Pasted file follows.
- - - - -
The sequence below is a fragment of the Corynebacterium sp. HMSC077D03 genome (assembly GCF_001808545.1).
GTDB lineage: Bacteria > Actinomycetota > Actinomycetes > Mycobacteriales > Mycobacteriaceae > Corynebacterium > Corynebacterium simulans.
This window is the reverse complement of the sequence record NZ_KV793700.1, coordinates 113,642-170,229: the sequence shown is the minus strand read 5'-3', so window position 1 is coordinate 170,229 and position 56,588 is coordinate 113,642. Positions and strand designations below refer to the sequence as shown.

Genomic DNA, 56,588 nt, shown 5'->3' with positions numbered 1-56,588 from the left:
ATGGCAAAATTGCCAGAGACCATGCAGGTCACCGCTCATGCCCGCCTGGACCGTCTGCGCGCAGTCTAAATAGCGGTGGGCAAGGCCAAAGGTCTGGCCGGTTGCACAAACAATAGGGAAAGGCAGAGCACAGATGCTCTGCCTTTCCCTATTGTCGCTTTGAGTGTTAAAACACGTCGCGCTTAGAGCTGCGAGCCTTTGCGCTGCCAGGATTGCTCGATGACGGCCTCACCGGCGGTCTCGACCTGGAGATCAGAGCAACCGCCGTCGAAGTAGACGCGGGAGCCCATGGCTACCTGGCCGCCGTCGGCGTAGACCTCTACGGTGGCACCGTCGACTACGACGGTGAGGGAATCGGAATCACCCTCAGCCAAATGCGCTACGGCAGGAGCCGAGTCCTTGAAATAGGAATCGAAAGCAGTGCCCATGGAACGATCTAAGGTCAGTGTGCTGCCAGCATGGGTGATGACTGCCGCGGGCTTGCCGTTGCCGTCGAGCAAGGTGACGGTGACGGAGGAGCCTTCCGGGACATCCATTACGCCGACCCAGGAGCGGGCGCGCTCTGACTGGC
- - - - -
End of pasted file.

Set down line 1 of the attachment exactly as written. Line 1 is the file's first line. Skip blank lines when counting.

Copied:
The sequence below is a fragment of the Corynebacterium sp. HMSC077D03 genome (assembly GCF_001808545.1).